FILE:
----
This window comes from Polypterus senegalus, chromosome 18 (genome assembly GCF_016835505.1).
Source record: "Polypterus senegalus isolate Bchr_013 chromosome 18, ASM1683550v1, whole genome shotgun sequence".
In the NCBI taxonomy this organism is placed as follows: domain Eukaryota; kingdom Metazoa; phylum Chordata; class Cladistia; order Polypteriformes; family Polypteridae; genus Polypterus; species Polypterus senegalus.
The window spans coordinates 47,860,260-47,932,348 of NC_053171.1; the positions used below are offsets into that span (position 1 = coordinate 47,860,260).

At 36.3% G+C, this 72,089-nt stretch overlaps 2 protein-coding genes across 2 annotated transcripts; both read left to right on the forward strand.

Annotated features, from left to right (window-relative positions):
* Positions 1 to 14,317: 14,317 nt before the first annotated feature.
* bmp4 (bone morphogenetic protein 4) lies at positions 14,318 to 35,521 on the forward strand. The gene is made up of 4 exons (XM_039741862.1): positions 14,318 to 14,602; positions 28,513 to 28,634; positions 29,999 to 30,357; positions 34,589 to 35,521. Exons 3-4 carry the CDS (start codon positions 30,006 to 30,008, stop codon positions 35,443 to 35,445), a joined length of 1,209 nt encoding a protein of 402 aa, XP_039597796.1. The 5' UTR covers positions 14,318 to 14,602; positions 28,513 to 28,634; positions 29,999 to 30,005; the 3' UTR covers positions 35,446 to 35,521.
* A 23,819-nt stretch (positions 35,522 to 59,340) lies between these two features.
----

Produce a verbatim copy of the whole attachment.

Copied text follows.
This window comes from Polypterus senegalus, chromosome 18 (genome assembly GCF_016835505.1).
Source record: "Polypterus senegalus isolate Bchr_013 chromosome 18, ASM1683550v1, whole genome shotgun sequence".
In the NCBI taxonomy this organism is placed as follows: domain Eukaryota; kingdom Metazoa; phylum Chordata; class Cladistia; order Polypteriformes; family Polypteridae; genus Polypterus; species Polypterus senegalus.
The window spans coordinates 47,860,260-47,932,348 of NC_053171.1; the positions used below are offsets into that span (position 1 = coordinate 47,860,260).

At 36.3% G+C, this 72,089-nt stretch overlaps 2 protein-coding genes across 2 annotated transcripts; both read left to right on the forward strand.

Annotated features, from left to right (window-relative positions):
* Positions 1 to 14,317: 14,317 nt before the first annotated feature.
* bmp4 (bone morphogenetic protein 4) lies at positions 14,318 to 35,521 on the forward strand. The gene is made up of 4 exons (XM_039741862.1): positions 14,318 to 14,602; positions 28,513 to 28,634; positions 29,999 to 30,357; positions 34,589 to 35,521. Exons 3-4 carry the CDS (start codon positions 30,006 to 30,008, stop codon positions 35,443 to 35,445), a joined length of 1,209 nt encoding a protein of 402 aa, XP_039597796.1. The 5' UTR covers positions 14,318 to 14,602; positions 28,513 to 28,634; positions 29,999 to 30,005; the 3' UTR covers positions 35,446 to 35,521.
* A 23,819-nt stretch (positions 35,522 to 59,340) lies between these two features.